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Ipragliflozin

ASP-1941 ,   1(S)-[3-(1-benzothien-2-ylmethyl)-4-fluorophenyl]-1-deoxy-beta-D-glucopyranose L-proline cocrystal

Kotobuki (Originator)

(1S)-1,5-Anhydro-1-C-[3-[(1-benzothiophen-2-yl)methyl]-4-fluorophenyl]-D-glucitol
Molecular Formula C21H21FO5S
Molecular Weight 404.45
CAS Registry Number 761423-87-4

Ipragliflozin (formerly ASP1941) has been filed in Japan on the back of phase III trials which showed that it could provide significant reductions in glycated haemoglobin levels (HbA1c) levels – a marker of glucose control over time – compared to placebo

According to Astellas’ latest R&D pipeline update in February 2013, Astellas is developing ipragliflozin only in Japan. The same document in August 2012 indicated it was also carrying out phase II studies with the drug in the US and Japan.

Astellas Pharma Inc.: Submits Application for Marketing Approval of
Ipragliflozin (ASP1941), SGLT2 Inhibitor for Treatment of
Type 2 Diabetes, in Japan
TOKYO, March 13, 2013 – Astellas Pharma Inc. (“Astellas”; Tokyo:4503; President and CEO:
Yoshihiko Hatanaka) announced today that it has submitted a market authorization application for aSGLT2 inhibitoripragliflozin (generic name; development code: ASP1941) to the Ministry of Health, Labour and Welfare in Japan seeking an approval forthe indication of type 2 diabetes.
Ipragliflozin is a selective SGLT2 (sodium-glucose co-transporter 2)inhibitor discovered through research collaboration with Kotobuki Pharmaceutical Co., Ltd. SGLTs are membrane proteins that
exist on the cell surface and transfer glucose into cells. SGLT2 is a subtype of the sodium-glucose co-transporters and plays a key role in the reuptake of glucose in the proximal tubule of the kidneys.
Ipragliflozin reduces blood glucose levels by inhibiting the reuptake of glucose.
In the Phase III pivotal study in monotherapy for type 2 diabetesin Japan, ipragliflozin
demonstrated significant decreases of HbA1c, an index of glycemic control, in change from baseline compared to placebo. Based on the safety resultsin this study, ipragliflozin was safe and well tolerated. Patients with type 2 diabetes generally need combination therapy, so it is important
for a novel oral hypoglycemic agent to be safe to use with existing diabetes therapies. In this regard, Astellas has conducted six Phase III studies to investigate the safety and efficacy of ipragliflozin
used in combination with other hypoglycemic agentsfor a long term period. In these Phase IIIstudies, effectiveness and favorable safety of ipragliflozin was confirmed even in combination with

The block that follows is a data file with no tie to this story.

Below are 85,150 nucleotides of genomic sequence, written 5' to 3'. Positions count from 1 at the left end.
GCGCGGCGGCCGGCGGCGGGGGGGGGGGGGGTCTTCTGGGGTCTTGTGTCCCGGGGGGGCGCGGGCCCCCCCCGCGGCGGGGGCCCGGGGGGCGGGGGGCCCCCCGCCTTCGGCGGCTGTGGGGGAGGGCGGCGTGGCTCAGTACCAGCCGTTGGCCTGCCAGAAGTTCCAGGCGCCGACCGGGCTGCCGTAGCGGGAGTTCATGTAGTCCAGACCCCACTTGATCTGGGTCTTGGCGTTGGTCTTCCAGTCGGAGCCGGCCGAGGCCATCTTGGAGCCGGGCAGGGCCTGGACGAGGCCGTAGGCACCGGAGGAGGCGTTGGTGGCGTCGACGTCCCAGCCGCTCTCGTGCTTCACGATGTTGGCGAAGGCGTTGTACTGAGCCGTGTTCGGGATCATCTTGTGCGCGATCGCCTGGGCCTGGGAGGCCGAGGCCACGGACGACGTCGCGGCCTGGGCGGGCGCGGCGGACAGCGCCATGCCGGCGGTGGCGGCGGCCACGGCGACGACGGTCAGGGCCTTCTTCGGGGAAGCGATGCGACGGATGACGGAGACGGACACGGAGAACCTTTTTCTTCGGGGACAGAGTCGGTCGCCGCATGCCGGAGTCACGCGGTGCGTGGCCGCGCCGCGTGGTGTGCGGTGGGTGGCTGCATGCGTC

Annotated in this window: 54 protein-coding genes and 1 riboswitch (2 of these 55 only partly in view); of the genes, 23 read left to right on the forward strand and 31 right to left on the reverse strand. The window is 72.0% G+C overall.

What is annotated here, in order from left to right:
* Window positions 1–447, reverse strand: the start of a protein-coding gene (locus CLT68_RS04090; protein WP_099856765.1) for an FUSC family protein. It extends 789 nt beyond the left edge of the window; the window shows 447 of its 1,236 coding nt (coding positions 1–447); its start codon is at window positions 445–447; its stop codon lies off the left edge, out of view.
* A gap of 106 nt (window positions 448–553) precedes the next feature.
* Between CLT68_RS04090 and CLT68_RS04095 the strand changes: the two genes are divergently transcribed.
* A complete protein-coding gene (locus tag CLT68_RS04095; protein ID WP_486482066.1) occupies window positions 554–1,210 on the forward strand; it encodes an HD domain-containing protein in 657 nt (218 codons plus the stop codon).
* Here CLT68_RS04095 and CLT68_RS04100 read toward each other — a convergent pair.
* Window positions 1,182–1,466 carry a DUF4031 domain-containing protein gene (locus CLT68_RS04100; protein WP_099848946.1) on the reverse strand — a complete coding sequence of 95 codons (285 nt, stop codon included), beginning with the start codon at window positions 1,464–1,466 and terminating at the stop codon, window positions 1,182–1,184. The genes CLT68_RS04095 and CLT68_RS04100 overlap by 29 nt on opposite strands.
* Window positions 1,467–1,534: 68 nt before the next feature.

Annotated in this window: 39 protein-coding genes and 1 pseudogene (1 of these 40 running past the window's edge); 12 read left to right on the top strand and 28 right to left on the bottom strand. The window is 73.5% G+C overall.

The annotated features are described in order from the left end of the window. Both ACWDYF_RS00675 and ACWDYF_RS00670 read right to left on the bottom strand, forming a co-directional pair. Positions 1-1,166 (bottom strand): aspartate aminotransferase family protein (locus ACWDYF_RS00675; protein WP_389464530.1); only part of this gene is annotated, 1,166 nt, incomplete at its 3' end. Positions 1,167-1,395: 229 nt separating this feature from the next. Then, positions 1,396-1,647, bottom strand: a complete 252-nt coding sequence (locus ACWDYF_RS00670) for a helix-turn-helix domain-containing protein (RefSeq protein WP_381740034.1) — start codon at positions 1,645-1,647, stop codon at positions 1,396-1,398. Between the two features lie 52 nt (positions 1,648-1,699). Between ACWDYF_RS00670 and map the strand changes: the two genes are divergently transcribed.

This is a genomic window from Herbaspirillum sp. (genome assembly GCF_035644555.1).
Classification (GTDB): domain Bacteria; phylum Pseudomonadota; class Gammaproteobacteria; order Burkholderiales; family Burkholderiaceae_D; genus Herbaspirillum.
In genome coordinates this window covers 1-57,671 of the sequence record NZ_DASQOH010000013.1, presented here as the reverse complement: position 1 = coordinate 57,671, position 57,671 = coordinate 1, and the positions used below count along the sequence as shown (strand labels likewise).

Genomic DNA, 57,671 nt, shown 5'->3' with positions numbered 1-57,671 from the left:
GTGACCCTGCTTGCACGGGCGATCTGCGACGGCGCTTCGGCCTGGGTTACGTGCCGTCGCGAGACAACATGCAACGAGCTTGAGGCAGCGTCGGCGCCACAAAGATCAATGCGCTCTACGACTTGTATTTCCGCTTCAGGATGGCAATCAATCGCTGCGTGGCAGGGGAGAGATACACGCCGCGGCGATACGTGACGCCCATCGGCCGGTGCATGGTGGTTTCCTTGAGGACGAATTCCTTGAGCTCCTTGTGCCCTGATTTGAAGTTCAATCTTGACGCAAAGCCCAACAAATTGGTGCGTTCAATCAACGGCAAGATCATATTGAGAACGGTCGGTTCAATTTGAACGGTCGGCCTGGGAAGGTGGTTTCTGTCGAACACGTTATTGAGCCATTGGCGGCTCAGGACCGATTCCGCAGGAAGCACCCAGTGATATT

other hypoglycemic agents.
Astellas expects to provide an additional therapeutic option and further contribute to the treatment of type 2 diabetes by introducing ipragliflozin, an oral hypoglycemic agent with a novel mechanism
of action, into the Japanese market.
About Type 2 Diabetes
Diabetes (medically known as diabetes mellitus) is a disorder in which the body has difficulty regulating its blood glucose (sugar) level. There are two major types of diabetes: type 1 and type 2.
Type 2 diabetes (formerly called non-insulin-dependent diabetes mellitus or adult-onset diabetes) is a disorder that is characterized by high blood glucose in the context of insulin resistance and relative insulin deficiency. Patients are instructed to increase exercise and diet restrictions, but most
require treatment with an anti-diabetic agent to control blood glucose.

structure:

Figure US20130035281A1-20130207-C00015

The compound and methods of its synthesis are described in WO 2004/080990, WO 2005/012326 and WO 2007/114475 for example.

The gluconolactone method: In 1988 and 1989 a general method was reported to prepare C-arylglucosides from tetra-6>-benzyl protected gluconolactone, which is an oxidized derivative of glucose (see J. Org. Chem. 1988, 53, 752-753 and J. Org. Chem. 1989, 54, 610- 612). The method comprises: 1) addition of an aryllithium derivative to the hydroxy-protected gluconolactone to form a hemiketal (a.k.ci., a lactol), and 2) reduction of the resultant hemiketal with triethylsilane in the presence of boron trifluoride etherate. Disadvantages of this classical, but very commonly applied method for β-C-arylglucoside synthesis include: